Circling back to the beginning of this post, you might be wondering what happened with the curious soul who asked me such pointed questions. Well, I provided a lot of scripture to present my case and thought I had done a rather good job of making it clear where I stood. When I followed up some months later, the person confessed that they hadn’t even read my response. Oh well.

Bottom line: It’s not about being a female church leader or a feminist or whatever label you want to use. It’s about Jesus and who you are in Him and who He is in you. Embrace it.

I leave you with Paul’s writing, which is my prayer for you.

So I kneel humbly in awe before the Father of our Lord Jesus, the Messiah, the perfect Father of every father and child in heaven and on the earth.  And I pray that he would unveil within you the unlimited riches of his glory and favor until supernatural strength floods your innermost being with his divine might and explosive power. Then, by constantly using your faith, the life of Christ will be released deep inside you, and the resting place of his love will become the very source and root of your life.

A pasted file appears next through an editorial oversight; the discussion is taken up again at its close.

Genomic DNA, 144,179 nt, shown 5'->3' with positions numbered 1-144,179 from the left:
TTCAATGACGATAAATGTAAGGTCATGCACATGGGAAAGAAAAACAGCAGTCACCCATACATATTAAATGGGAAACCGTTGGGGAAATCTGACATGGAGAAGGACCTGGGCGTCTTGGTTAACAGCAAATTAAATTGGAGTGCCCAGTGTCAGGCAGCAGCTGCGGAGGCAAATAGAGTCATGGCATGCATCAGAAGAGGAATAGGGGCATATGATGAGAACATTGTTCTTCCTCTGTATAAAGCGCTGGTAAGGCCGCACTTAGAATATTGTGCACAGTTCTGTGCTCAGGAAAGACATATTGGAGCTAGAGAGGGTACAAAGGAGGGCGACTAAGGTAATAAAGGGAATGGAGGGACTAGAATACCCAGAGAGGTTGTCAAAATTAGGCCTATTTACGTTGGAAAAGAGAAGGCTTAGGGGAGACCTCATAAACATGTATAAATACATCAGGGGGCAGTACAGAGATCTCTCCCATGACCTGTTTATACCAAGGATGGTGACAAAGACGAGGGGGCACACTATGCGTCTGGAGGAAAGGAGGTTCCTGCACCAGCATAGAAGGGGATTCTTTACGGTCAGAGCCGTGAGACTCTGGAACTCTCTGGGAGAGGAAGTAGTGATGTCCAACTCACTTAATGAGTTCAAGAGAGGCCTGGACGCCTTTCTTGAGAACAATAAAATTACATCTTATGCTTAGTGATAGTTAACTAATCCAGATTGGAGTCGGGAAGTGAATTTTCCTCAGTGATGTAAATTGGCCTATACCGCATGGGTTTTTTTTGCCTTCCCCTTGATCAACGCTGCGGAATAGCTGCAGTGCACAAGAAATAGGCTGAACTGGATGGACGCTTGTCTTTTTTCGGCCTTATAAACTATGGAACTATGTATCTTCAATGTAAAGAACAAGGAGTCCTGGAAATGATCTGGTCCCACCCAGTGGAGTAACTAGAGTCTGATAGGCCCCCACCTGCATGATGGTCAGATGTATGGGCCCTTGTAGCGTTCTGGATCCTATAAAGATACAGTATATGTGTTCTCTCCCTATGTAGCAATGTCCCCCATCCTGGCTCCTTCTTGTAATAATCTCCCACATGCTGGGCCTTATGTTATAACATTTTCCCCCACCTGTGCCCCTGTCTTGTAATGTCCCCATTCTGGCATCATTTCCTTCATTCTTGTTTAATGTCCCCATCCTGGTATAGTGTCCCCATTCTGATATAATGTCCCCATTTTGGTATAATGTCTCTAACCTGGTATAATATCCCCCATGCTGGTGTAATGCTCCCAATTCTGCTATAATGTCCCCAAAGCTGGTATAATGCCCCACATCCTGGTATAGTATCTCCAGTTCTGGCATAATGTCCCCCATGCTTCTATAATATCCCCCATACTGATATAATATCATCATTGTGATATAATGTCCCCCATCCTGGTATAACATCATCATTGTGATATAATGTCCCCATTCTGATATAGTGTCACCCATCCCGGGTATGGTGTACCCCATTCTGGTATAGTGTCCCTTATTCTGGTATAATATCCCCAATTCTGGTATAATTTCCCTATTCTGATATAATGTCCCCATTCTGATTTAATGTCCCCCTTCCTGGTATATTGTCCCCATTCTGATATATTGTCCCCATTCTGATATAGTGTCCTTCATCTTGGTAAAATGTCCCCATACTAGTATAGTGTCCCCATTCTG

Then you will be empowered to discover what every holy one experiences—the great magnitude of the astonishing love of Christ in all its dimensions. How deeply intimate and far-reaching is his love! How enduring and inclusive it is! Endless love beyond measurement that transcends our understanding—this extravagant love pours into you until you are filled to overflowing with the fullness of God! Never doubt God’s mighty power to work in you and accomplish all this. He will achieve infinitely more than your greatest request, your most unbelievable dream, and exceed your wildest imagination! He will outdo them all, for his miraculous power constantly energizes you. Ephesians 3:14-19 (TPT)

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That I May Know Him

A few days ago, I posted the following on Facebook, requesting responses from my friends:

Do you regularly read content written by Christian authors (books – fiction or non-fiction, articles, blogs, etc.)? If so, what do you like about them? What don’t you like? If you do not read Christian authors, why not Can you give examples of authors you like and those you don’t?